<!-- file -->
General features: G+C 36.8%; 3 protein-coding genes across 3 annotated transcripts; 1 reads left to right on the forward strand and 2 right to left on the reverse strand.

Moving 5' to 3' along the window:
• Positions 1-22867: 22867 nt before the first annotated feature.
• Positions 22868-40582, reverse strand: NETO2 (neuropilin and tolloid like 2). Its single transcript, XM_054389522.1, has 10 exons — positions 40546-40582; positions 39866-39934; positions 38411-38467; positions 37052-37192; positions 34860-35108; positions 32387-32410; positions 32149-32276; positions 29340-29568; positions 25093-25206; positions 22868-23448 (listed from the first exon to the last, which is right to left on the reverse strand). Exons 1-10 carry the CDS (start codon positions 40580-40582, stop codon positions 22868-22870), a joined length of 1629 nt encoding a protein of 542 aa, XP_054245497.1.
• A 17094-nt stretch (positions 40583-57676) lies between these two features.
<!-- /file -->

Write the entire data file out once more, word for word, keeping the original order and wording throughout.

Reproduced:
General features: G+C 36.8%; 3 protein-coding genes across 3 annotated transcripts; 1 reads left to right on the forward strand and 2 right to left on the reverse strand.

Moving 5' to 3' along the window:
• Positions 1-22867: 22867 nt before the first annotated feature.
• Positions 22868-40582, reverse strand: NETO2 (neuropilin and tolloid like 2). Its single transcript, XM_054389522.1, has 10 exons — positions 40546-40582; positions 39866-39934; positions 38411-38467; positions 37052-37192; positions 34860-35108; positions 32387-32410; positions 32149-32276; positions 29340-29568; positions 25093-25206; positions 22868-23448 (listed from the first exon to the last, which is right to left on the reverse strand). Exons 1-10 carry the CDS (start codon positions 40580-40582, stop codon positions 22868-22870), a joined length of 1629 nt encoding a protein of 542 aa, XP_054245497.1.
• A 17094-nt stretch (positions 40583-57676) lies between these two features.